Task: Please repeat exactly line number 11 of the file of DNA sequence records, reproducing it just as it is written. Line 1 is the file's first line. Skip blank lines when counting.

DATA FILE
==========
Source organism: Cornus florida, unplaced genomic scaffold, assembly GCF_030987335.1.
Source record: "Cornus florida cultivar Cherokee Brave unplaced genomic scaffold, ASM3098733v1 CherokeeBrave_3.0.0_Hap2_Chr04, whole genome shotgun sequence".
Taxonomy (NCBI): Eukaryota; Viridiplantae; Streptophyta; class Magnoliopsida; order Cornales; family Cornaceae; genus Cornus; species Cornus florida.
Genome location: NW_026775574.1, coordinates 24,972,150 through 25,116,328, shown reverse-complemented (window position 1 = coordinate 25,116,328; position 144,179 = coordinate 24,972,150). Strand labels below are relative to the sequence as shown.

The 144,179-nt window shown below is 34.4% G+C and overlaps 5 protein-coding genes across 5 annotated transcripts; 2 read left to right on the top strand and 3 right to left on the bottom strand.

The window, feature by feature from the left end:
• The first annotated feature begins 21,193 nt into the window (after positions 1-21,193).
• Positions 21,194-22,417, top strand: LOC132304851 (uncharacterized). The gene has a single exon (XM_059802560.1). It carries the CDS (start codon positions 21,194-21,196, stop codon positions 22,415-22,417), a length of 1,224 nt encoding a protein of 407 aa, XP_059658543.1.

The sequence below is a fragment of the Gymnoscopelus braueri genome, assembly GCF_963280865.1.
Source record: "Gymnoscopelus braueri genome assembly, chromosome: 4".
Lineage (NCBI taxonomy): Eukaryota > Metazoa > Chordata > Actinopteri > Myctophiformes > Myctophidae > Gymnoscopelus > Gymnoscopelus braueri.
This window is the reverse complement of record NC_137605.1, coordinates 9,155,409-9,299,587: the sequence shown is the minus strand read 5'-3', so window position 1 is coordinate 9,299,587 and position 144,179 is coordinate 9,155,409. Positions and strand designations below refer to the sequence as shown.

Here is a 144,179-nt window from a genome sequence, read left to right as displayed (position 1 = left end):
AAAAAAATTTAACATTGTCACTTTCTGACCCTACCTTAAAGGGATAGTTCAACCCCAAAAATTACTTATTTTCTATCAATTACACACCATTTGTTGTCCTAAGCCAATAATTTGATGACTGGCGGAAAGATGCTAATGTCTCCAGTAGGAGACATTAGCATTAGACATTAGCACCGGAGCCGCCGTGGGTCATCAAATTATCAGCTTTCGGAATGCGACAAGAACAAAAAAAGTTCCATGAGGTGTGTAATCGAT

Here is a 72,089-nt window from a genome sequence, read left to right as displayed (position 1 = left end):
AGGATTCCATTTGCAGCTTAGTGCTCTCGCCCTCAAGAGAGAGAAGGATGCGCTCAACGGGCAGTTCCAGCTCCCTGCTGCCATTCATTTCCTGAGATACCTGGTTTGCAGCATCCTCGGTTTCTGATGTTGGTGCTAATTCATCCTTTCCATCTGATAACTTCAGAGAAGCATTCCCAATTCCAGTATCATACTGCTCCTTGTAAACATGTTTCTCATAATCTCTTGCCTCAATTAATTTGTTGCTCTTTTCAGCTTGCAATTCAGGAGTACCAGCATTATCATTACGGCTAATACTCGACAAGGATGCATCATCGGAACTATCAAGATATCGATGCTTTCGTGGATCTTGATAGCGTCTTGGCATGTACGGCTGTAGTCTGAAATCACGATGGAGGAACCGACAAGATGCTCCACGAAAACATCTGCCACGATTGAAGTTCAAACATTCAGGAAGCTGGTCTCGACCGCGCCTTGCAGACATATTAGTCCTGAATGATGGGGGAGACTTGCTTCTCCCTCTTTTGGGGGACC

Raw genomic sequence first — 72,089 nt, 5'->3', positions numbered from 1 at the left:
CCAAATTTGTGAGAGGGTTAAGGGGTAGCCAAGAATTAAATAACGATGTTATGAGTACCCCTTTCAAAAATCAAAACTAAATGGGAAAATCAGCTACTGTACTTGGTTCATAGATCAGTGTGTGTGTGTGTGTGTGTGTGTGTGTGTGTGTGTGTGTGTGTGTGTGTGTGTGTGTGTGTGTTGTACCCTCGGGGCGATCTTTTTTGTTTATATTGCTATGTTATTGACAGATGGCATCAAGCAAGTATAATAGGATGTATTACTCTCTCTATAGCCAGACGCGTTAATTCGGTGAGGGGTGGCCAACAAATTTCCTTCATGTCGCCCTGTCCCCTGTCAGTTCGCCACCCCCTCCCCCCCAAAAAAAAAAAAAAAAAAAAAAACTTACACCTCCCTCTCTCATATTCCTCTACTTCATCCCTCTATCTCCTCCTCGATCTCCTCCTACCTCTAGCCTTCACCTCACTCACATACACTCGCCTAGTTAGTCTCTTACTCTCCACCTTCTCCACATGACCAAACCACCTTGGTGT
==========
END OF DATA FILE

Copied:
Lineage (NCBI taxonomy): Eukaryota > Metazoa > Chordata > Actinopteri > Myctophiformes > Myctophidae > Gymnoscopelus > Gymnoscopelus braueri.